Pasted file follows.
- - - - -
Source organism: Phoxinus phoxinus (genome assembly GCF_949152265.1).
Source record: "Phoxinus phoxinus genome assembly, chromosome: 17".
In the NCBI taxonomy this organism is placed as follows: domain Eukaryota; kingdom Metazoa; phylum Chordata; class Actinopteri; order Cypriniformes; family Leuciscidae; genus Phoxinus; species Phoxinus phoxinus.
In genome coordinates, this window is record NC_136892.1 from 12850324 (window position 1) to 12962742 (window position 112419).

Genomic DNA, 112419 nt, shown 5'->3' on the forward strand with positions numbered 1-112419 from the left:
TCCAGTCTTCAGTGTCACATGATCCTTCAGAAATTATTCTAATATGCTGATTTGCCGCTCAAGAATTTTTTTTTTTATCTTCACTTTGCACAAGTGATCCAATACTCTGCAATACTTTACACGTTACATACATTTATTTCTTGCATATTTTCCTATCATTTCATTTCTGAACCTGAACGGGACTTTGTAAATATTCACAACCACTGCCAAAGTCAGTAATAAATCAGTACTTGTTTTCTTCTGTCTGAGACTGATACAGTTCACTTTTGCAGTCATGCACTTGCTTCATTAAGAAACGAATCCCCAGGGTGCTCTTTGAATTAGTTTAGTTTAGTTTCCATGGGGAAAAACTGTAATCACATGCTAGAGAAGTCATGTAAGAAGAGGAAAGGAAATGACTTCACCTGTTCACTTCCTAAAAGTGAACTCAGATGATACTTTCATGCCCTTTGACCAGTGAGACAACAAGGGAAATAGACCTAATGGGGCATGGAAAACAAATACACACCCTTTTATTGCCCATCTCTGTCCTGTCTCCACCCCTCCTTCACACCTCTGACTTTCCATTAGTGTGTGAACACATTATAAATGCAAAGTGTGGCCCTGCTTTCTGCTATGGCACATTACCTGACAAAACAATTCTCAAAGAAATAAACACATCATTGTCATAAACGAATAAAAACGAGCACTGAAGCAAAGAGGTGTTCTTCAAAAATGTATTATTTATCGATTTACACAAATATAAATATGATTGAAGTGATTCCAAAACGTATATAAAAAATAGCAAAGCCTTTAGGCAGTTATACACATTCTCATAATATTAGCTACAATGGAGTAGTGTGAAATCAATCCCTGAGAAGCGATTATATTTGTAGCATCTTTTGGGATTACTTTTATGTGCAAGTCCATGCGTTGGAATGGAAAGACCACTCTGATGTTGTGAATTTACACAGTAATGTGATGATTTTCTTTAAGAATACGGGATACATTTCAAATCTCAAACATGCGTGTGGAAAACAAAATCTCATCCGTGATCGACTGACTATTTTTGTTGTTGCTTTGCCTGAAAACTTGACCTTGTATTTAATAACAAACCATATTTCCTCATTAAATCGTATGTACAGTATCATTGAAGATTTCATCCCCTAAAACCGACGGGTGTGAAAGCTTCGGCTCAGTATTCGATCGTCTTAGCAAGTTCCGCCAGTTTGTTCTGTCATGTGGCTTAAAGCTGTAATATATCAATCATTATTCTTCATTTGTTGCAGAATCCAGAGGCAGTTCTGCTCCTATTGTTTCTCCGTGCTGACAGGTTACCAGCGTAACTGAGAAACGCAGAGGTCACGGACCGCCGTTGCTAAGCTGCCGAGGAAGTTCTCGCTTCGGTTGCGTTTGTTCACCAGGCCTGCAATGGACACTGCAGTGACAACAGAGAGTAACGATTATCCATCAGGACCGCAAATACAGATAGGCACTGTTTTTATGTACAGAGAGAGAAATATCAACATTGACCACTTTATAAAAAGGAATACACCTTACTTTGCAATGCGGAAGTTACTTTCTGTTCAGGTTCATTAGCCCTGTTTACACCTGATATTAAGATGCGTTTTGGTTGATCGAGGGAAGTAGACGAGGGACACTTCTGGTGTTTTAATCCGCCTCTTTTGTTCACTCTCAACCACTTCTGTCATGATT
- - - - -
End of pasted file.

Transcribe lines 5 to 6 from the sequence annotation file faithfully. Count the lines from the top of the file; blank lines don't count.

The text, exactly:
Genomic DNA, 112419 nt, shown 5'->3' on the forward strand with positions numbered 1-112419 from the left:
TCCAGTCTTCAGTGTCACATGATCCTTCAGAAATTATTCTAATATGCTGATTTGCCGCTCAAGAATTTTTTTTTTTATCTTCACTTTGCACAAGTGATCCAATACTCTGCAATACTTTACACGTTACATACATTTATTTCTTGCATATTTTCCTATCATTTCATTTCTGAACCTGAACGGGACTTTGTAAATATTCACAACCACTGCCAAAGTCAGTAATAAATCAGTACTTGTTTTCTTCTGTCTGAGACTGATACAGTTCACTTTTGCAGTCATGCACTTGCTTCATTAAGAAACGAATCCCCAGGGTGCTCTTTGAATTAGTTTAGTTTAGTTTCCATGGGGAAAAACTGTAATCACATGCTAGAGAAGTCATGTAAGAAGAGGAAAGGAAATGACTTCACCTGTTCACTTCCTAAAAGTGAACTCAGATGATACTTTCATGCCCTTTGACCAGTGAGACAACAAGGGAAATAGACCTAATGGGGCATGGAAAACAAATACACACCCTTTTATTGCCCATCTCTGTCCTGTCTCCACCCCTCCTTCACACCTCTGACTTTCCATTAGTGTGTGAACACATTATAAATGCAAAGTGTGGCCCTGCTTTCTGCTATGGCACATTACCTGACAAAACAATTCTCAAAGAAATAAACACATCATTGTCATAAACGAATAAAAACGAGCACTGAAGCAAAGAGGTGTTCTTCAAAAATGTATTATTTATCGATTTACACAAATATAAATATGATTGAAGTGATTCCAAAACGTATATAAAAAATAGCAAAGCCTTTAGGCAGTTATACACATTCTCATAATATTAGCTACAATGGAGTAGTGTGAAATCAATCCCTGAGAAGCGATTATATTTGTAGCATCTTTTGGGATTACTTTTATGTGCAAGTCCATGCGTTGGAATGGAAAGACCACTCTGATGTTGTGAATTTACACAGTAATGTGATGATTTTCTTTAAGAATACGGGATACATTTCAAATCTCAAACATGCGTGTGGAAAACAAAATCTCATCCGTGATCGACTGACTATTTTTGTTGTTGCTTTGCCTGAAAACTTGACCTTGTATTTAATAACAAACCATATTTCCTCATTAAATCGTATGTACAGTATCATTGAAGATTTCATCCCCTAAAACCGACGGGTGTGAAAGCTTCGGCTCAGTATTCGATCGTCTTAGCAAGTTCCGCCAGTTTGTTCTGTCATGTGGCTTAAAGCTGTAATATATCAATCATTATTCTTCATTTGTTGCAGAATCCAGAGGCAGTTCTGCTCCTATTGTTTCTCCGTGCTGACAGGTTACCAGCGTAACTGAGAAACGCAGAGGTCACGGACCGCCGTTGCTAAGCTGCCGAGGAAGTTCTCGCTTCGGTTGCGTTTGTTCACCAGGCCTGCAATGGACACTGCAGTGACAACAGAGAGTAACGATTATCCATCAGGACCGCAAATACAGATAGGCACTGTTTTTATGTACAGAGAGAGAAATATCAACATTGACCACTTTATAAAAAGGAATACACCTTACTTTGCAATGCGGAAGTTACTTTCTGTTCAGGTTCATTAGCCCTGTTTACACCTGATATTAAGATGCGTTTTGGTTGATCGAGGGAAGTAGACGAGGGACACTTCTGGTGTTTTAATCCGCCTCTTTTGTTCACTCTCAACCACTTCTGTCATGATT